The “Trail of 100 Giants” is an easy 1.3 mile self guided
interpretive trail through a grove of giant sequoias at Long Meadow Grove. This forest was dedicated as Sequoia National
Monument in 2000 by President Clinton.
The largest trees in this grove are 220 feet tall and 20 feet in diameter and about 1500 years old. 125 Giant
Sequoias in this grove are over 10 feet in diameter and about 700 more are less than 10 feet in diameter. The Western
slopes of the Sierra Nevada in California at 5000 to 7000 feet elevation is the only place these trees are found; they are
closely related to the Coast Redwoods but the Giant Sequoias are a little shorter with thicker trunks.
Other trees found among the Giant Sequoias are Black Oak, Incense Cedars, Ponderosa
Pine, Sugar Pine and White Firs which some are covered with bright green wolf lichen, often mistaken for moss. In the
summer blooming flowers and plants are found along the trail such as the Chinquapin Bushes, which butterflies seem to like
along with the strange Tent Caterpillar.
Shown in the above video, in
2011 on Sept 31st about 11:30am a double Sequoia standing around 200 feet high fell to the ground, which a German tourist
caught on video as he ran to avoid the falling tree. Giant Sequoias have shallow roots, some only about 6 feet into the ground
but the roots can reach out over 100 feet from the tree base. It is thought the two fallen trees (fused together at
the base) just grew to be too heavy plus rain runoff had cut small creeks near its base. The massive trunk still lies
on one loop of the trail today and covers the path and one footbridge so a little dirt trail walking is involved to navigate
around. Otherwise the trail is paved and wheelchair accessible.
Below a picture and two videos I took June
2012, gives an idea of what it is like walking through this forest but nothing like actually being there.
The air smells so fresh among the trees, very beautiful!
Tent Caterpillars on Chinquapin Bushes, 6/9/12
I thought I would share this, I've never seen caterpillars that built webs before.
Or wiggled constantly as if blowing in the wind, shown in the video below the caterpillar pic. These Tent Caterpillars in very large numbers can damage evergreen forests but here they apparently are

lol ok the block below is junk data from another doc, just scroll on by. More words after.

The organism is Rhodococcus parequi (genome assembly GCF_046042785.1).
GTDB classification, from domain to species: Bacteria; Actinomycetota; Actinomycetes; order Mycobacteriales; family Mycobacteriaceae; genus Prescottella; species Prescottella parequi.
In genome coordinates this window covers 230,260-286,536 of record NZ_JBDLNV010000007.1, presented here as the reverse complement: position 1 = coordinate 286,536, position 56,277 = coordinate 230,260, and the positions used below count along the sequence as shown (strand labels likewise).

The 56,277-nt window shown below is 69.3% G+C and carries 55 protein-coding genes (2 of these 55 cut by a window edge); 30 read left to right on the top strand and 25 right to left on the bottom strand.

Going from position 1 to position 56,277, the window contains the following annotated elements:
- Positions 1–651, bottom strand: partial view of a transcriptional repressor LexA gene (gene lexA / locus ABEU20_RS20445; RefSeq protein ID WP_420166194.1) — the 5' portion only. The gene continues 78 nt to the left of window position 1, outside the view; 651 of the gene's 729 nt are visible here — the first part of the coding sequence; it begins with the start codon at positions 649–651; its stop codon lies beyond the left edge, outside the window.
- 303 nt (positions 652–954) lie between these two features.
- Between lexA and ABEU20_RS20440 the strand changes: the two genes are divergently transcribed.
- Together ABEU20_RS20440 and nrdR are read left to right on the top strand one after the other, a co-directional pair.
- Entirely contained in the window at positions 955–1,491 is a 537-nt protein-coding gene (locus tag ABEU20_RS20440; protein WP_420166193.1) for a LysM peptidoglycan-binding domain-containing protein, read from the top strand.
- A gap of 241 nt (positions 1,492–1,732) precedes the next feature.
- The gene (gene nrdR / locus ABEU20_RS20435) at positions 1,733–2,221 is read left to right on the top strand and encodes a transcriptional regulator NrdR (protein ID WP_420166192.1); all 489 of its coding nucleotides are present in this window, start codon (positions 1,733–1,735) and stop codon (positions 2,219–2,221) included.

not causing a problem. Among the insect population in this area are wasps which prey on these caterpillar pests
and could play a role in keeping them under control along with many other insects which prey upon the caterpillar.
Printed interpretive trail guides filled with facts about the 20 markers found along the trail are available
at the parking lot kiosk. Parking is $5 cash (pay the iron ranger/self pay). See the Trail of 100 Giants official US Forest web page for additional info. Scroll down for directions and drive description
Redwood Meadow Campground, campsite #13
Across the road from Trail of 100 Giants next to the parking lot is Redwood
Meadows Campground – beautiful place to stay. No showers, vault toilets and this is bear country, the usual
Safety in wilderness applies of course. We didn’t see any bears but did see a bobcat nearby :) Click here for more info about Redwood Meadows Campground and click here to see the Redwood Meadows FB photo gallery.
Directions from Kernville:
Only 45 miles North of Kernville, very scenic drive with views of the Kern River, a dam, the Kern River Fish Hatchery (which you can tour for no fee), brief view of the 120’ high South Creek Falls as it merges into the Kern River and
a view of a beautiful granite peak in Domeland Wilderness. Our trip was in June 2012, a lot of flowering plants lined the roads. From Kernville “Gateway” cross
the bridge over the Kern River near the campgrounds, make a left at the stop sign which is Sierra Way/Mtn 99 North to Johnsondale.
Continue West on Mtn 50 to the Western Divide Highway. Watch for the “Trail of 100 Giants” signs point in
the right direction along the way.
You will want to be careful
driving in these parts, you will see cattle signs posted on the roads throughout Kern and Tulare Counties…just before
the Giant Sequoias parking lot we turned a bend and suddenly in front of us were two cowboys on horses, herding dogs and about
100 head of cattle walking on both sides of the road. On the bend just before our cattle encounter was a bobcat sitting
on the roadside. The cat scrambled up the rocky outcrop so fast no time to find a safe spot to pull over for a picture.
Maybe the bobcat was interested in the oncoming cattle? I was driving well under the speed limit thankfully and I still
had to stop rather suddenly for the cows.
Oncoming cattle, drive carefully!
Domeland Wilderness, seen from the road to Trail of 100 Giants